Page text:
This is another brilliant example of the benefits of micro-chipping cats. Is also a little tale which highlights the mentality of the domestic cat because sometimes even in the best homes domestic cats who are allowed outside go wandering and don’t come back. This puzzles people. It is often not because of the cat’s caretakers but because of the cat’s mentality. That independence and that inherent wild cat nature comes to the fore sometimes and some domestic cats almost revert to the wild or they prefer to share their presence with more than one family which is a halfway stage between domestication and wild living.
The cat in question this time is Miko. He lived with a family in Berlin until 2008. He then went missing and despite the usual strenuous efforts to find him it was to no avail.
The family learned on this Christmas Day just past that their cat Miko had been found and taken to a local refuge centre. He was found only a few kilometres from his home area. This once again also tells us that when outdoor domestic cats go missing they often won’t be far away. There are simply roaming around in what they consider to be there home range – the territory outside of the family household in which they consider their home. For the domestic cat the home range is rarely more than a several acres but could extend further.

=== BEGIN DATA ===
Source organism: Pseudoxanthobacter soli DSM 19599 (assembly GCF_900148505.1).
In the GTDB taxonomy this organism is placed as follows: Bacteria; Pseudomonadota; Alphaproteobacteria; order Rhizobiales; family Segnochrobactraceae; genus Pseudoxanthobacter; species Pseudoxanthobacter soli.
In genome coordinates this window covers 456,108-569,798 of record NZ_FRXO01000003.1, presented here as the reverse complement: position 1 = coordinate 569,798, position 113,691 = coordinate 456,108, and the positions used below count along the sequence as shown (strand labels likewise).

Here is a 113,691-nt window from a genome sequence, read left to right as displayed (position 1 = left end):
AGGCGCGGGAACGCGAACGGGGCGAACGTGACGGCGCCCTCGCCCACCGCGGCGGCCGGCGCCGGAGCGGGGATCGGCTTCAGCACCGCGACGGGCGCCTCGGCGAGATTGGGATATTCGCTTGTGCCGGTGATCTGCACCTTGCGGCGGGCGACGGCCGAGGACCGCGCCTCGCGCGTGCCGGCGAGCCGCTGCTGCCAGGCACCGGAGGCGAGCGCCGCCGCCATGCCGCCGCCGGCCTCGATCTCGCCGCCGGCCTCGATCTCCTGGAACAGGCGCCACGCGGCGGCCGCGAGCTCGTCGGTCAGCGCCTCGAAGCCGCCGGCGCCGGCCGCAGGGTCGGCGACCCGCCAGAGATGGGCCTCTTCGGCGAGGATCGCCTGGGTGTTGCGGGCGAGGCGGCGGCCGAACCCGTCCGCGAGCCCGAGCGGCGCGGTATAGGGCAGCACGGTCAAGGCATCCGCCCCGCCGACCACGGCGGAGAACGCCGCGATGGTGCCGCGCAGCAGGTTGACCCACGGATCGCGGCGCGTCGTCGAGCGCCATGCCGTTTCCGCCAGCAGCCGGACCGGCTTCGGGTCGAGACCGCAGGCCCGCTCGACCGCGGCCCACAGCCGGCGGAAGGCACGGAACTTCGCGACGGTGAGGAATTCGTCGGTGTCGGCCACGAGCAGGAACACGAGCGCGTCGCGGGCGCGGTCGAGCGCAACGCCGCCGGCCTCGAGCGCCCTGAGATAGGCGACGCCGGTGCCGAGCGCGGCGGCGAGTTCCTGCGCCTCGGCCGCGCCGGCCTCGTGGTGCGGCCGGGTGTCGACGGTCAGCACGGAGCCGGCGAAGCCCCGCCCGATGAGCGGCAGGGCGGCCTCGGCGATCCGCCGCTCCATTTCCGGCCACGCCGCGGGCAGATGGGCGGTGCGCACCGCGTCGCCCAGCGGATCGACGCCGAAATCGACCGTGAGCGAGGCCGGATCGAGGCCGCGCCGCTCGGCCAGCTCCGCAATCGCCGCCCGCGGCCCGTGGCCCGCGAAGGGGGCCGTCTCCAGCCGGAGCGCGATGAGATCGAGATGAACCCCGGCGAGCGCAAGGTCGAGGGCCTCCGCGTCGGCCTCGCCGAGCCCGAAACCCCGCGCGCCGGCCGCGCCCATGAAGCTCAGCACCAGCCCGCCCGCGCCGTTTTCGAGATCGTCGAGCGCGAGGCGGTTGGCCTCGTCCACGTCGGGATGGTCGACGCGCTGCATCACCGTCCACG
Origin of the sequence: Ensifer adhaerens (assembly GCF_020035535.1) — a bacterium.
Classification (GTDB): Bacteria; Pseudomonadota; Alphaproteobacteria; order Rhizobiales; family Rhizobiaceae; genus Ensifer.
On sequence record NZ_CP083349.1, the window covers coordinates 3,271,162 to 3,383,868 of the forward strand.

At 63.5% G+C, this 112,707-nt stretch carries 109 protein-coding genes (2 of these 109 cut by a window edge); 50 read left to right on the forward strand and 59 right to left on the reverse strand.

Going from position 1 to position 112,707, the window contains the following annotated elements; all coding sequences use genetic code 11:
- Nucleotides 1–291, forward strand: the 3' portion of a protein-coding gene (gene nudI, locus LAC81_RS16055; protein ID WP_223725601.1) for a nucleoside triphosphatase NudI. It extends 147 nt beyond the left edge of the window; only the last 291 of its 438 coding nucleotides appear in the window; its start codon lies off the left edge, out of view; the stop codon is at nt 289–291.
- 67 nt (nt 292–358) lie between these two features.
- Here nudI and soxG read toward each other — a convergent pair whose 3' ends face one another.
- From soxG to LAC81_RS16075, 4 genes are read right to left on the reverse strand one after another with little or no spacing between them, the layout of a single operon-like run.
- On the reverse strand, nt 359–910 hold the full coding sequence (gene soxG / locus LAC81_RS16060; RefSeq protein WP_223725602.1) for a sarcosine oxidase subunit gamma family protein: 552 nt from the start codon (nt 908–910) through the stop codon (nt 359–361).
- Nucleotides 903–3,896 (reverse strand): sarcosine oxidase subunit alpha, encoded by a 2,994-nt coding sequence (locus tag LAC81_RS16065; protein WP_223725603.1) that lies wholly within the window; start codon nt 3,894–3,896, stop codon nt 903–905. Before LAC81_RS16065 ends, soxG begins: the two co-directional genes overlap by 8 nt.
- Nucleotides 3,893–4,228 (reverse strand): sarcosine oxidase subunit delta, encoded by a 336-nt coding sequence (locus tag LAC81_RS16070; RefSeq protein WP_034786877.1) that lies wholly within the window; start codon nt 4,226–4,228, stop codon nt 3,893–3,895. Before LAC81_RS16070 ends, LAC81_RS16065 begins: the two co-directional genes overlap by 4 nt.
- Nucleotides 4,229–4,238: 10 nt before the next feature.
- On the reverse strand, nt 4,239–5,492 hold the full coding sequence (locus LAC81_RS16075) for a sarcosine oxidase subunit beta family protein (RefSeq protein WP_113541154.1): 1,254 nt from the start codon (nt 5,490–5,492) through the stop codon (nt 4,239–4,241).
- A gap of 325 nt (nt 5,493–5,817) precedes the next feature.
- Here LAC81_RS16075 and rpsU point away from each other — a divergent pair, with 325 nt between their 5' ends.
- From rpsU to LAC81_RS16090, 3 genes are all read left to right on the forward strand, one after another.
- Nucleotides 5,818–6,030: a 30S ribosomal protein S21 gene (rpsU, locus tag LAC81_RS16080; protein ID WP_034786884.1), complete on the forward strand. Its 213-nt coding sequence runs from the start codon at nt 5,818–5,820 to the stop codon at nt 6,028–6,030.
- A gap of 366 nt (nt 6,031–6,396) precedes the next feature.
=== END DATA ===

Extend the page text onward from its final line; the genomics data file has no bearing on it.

Elena Hanke was 11 years old when she lost her beloved black-and-white cat. She is now 18 and delighted to be reunited with him. As mentioned in the title, it was thanks to micro-chipping that Miko was reunited with his human caretakers.
Miko was healthy albeit a little thin when found which to me indicates that he was behaving as a community type cat rather than a feral cat. This means he was probably sharing his home with other people but living outside some of the time.
Elena was reunited with her long lost cat companion at the shelter when she went to pick him up with her father and sister Jennifer.
The power of the microchip cannot be underestimated sometimes. It brought this family their best Christmas present in a long while. The big question that remains now is whether Miko will remain in their household and not repeat his escapades. He is probably of the type who likes to wonder. You can’t get that out of a cat’s system except for the passage of time bringing on old age.
There is one last philosophical point: does Miko want to be rescued and reunited? Perhaps he enjoyed his roaming, semi-wild life.
Source: Guardian and my thanks to Elisa Black-Taylor.
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